Mules and Chilean drivers near Thebarton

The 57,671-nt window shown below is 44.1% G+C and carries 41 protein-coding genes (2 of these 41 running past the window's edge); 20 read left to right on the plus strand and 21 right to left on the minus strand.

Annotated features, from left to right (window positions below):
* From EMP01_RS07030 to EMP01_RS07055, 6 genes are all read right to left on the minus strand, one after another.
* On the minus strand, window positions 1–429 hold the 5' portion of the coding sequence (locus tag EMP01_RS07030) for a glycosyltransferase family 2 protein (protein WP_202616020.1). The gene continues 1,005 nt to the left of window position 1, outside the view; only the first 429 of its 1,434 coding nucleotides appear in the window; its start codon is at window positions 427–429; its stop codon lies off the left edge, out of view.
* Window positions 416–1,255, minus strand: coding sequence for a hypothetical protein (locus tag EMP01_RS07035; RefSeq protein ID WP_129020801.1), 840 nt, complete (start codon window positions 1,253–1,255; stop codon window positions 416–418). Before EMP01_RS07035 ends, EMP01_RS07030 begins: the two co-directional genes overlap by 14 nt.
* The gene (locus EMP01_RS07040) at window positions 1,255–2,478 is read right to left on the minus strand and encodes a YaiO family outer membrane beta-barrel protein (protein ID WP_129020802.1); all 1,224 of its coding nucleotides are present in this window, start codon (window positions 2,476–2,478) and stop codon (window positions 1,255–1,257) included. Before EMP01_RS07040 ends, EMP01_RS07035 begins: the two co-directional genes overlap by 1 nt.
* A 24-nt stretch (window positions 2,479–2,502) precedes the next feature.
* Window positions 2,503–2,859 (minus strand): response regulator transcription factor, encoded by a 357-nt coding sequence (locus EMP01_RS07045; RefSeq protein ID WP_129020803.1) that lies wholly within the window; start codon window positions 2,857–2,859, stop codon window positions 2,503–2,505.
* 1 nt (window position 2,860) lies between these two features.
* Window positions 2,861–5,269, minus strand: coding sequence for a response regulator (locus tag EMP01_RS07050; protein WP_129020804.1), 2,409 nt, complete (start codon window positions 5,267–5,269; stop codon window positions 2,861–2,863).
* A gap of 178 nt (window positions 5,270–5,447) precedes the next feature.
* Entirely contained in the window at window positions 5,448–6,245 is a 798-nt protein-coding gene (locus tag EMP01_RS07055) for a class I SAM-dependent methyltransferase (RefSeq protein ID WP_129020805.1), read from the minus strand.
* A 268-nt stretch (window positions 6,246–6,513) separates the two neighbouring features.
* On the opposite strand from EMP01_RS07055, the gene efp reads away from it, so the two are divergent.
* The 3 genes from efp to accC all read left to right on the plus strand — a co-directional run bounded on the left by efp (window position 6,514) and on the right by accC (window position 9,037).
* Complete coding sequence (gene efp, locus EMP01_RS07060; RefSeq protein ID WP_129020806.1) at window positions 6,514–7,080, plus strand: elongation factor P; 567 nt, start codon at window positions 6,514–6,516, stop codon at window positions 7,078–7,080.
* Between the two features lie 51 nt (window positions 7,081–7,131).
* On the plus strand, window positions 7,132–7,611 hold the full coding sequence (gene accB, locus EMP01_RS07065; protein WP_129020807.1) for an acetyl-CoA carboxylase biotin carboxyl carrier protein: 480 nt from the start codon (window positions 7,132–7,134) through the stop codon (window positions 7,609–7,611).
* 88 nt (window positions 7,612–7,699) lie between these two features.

The Mules and their Drivers.— On Tuesday afternoon a singular sight presented itself near Thebarton Bridge — between 200 and 300 mules in a mob at the waterside and in the bed of the river. They belong to the English and Australian Copper Company, being usually employed in the carriage of copper and coals between the Burra Smelting Works and Port Wakefield, and have been brought in for the purpose, of taking northward a number of waggons just arrived from England, which will be loaded with coal for the smelting furnaces. They had travelled that morning from Willaston (26 miles), and were to be depastured for the night in some sections near Thebarton engaged for the purpose. Each carried his light harness wound about his body. More striking and more strange than the mules themselves were their Chilian drivers—fine dark fellows, some of them wearing rather picturesque costume, and mostly armed with the tremendous spur used in South America, with rowels as large as the palms of their hands. Several of them paid a visit to Adelaide towards evening, and attracted some attention from the peculiarity of their chargers and the foreign style of their equipments.